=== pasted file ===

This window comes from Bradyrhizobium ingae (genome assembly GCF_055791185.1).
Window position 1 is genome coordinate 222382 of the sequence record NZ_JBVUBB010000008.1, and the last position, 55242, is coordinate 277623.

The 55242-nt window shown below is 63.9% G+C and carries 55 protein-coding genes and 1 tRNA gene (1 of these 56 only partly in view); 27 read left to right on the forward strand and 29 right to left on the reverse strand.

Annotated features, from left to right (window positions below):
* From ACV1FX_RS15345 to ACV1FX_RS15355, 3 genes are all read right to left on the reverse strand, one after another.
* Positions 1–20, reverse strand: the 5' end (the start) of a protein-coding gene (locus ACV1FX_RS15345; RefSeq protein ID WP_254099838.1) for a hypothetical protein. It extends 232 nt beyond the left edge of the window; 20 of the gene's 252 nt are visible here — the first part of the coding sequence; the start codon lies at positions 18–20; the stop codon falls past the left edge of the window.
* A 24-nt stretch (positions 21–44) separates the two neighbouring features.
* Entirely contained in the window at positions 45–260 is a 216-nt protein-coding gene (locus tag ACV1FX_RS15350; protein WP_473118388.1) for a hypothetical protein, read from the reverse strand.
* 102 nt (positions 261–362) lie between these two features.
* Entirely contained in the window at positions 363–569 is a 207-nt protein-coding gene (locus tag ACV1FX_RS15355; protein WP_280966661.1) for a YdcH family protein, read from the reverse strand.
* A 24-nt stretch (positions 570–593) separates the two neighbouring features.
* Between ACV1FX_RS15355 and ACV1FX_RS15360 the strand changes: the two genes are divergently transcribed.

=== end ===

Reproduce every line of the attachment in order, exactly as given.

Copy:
This window comes from Bradyrhizobium ingae (genome assembly GCF_055791185.1).
Window position 1 is genome coordinate 222382 of the sequence record NZ_JBVUBB010000008.1, and the last position, 55242, is coordinate 277623.

The 55242-nt window shown below is 63.9% G+C and carries 55 protein-coding genes and 1 tRNA gene (1 of these 56 only partly in view); 27 read left to right on the forward strand and 29 right to left on the reverse strand.

Annotated features, from left to right (window positions below):
* From ACV1FX_RS15345 to ACV1FX_RS15355, 3 genes are all read right to left on the reverse strand, one after another.
* Positions 1–20, reverse strand: the 5' end (the start) of a protein-coding gene (locus ACV1FX_RS15345; RefSeq protein ID WP_254099838.1) for a hypothetical protein. It extends 232 nt beyond the left edge of the window; 20 of the gene's 252 nt are visible here — the first part of the coding sequence; the start codon lies at positions 18–20; the stop codon falls past the left edge of the window.
* A 24-nt stretch (positions 21–44) separates the two neighbouring features.
* Entirely contained in the window at positions 45–260 is a 216-nt protein-coding gene (locus tag ACV1FX_RS15350; protein WP_473118388.1) for a hypothetical protein, read from the reverse strand.
* 102 nt (positions 261–362) lie between these two features.
* Entirely contained in the window at positions 363–569 is a 207-nt protein-coding gene (locus tag ACV1FX_RS15355; protein WP_280966661.1) for a YdcH family protein, read from the reverse strand.
* A 24-nt stretch (positions 570–593) separates the two neighbouring features.
* Between ACV1FX_RS15355 and ACV1FX_RS15360 the strand changes: the two genes are divergently transcribed.